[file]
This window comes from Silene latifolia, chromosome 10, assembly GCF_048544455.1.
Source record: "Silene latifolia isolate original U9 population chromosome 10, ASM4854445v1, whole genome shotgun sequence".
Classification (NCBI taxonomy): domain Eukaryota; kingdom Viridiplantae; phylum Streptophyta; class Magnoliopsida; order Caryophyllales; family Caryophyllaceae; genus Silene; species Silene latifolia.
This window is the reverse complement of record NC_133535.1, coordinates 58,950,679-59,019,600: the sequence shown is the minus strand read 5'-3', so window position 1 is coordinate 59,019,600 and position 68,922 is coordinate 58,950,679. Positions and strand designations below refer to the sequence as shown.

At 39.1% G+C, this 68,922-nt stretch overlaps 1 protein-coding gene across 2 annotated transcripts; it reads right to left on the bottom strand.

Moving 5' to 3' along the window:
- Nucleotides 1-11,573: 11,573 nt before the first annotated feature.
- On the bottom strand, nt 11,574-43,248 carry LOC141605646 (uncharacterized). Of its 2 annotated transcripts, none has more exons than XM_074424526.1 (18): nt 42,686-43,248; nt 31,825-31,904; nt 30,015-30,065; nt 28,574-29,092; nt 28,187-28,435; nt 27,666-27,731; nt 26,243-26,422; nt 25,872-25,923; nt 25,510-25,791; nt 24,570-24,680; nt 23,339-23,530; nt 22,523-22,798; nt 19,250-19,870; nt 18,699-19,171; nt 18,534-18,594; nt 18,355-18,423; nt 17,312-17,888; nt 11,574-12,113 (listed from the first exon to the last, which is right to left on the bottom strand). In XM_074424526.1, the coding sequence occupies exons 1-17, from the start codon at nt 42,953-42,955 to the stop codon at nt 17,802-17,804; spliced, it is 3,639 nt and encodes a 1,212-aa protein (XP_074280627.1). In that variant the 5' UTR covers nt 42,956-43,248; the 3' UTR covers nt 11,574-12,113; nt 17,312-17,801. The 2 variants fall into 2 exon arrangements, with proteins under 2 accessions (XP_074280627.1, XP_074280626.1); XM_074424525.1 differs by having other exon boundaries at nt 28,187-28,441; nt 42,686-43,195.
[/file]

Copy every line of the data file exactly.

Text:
This window comes from Silene latifolia, chromosome 10, assembly GCF_048544455.1.
Source record: "Silene latifolia isolate original U9 population chromosome 10, ASM4854445v1, whole genome shotgun sequence".
Classification (NCBI taxonomy): domain Eukaryota; kingdom Viridiplantae; phylum Streptophyta; class Magnoliopsida; order Caryophyllales; family Caryophyllaceae; genus Silene; species Silene latifolia.
This window is the reverse complement of record NC_133535.1, coordinates 58,950,679-59,019,600: the sequence shown is the minus strand read 5'-3', so window position 1 is coordinate 59,019,600 and position 68,922 is coordinate 58,950,679. Positions and strand designations below refer to the sequence as shown.

At 39.1% G+C, this 68,922-nt stretch overlaps 1 protein-coding gene across 2 annotated transcripts; it reads right to left on the bottom strand.

Moving 5' to 3' along the window:
- Nucleotides 1-11,573: 11,573 nt before the first annotated feature.
- On the bottom strand, nt 11,574-43,248 carry LOC141605646 (uncharacterized). Of its 2 annotated transcripts, none has more exons than XM_074424526.1 (18): nt 42,686-43,248; nt 31,825-31,904; nt 30,015-30,065; nt 28,574-29,092; nt 28,187-28,435; nt 27,666-27,731; nt 26,243-26,422; nt 25,872-25,923; nt 25,510-25,791; nt 24,570-24,680; nt 23,339-23,530; nt 22,523-22,798; nt 19,250-19,870; nt 18,699-19,171; nt 18,534-18,594; nt 18,355-18,423; nt 17,312-17,888; nt 11,574-12,113 (listed from the first exon to the last, which is right to left on the bottom strand). In XM_074424526.1, the coding sequence occupies exons 1-17, from the start codon at nt 42,953-42,955 to the stop codon at nt 17,802-17,804; spliced, it is 3,639 nt and encodes a 1,212-aa protein (XP_074280627.1). In that variant the 5' UTR covers nt 42,956-43,248; the 3' UTR covers nt 11,574-12,113; nt 17,312-17,801. The 2 variants fall into 2 exon arrangements, with proteins under 2 accessions (XP_074280627.1, XP_074280626.1); XM_074424525.1 differs by having other exon boundaries at nt 28,187-28,441; nt 42,686-43,195.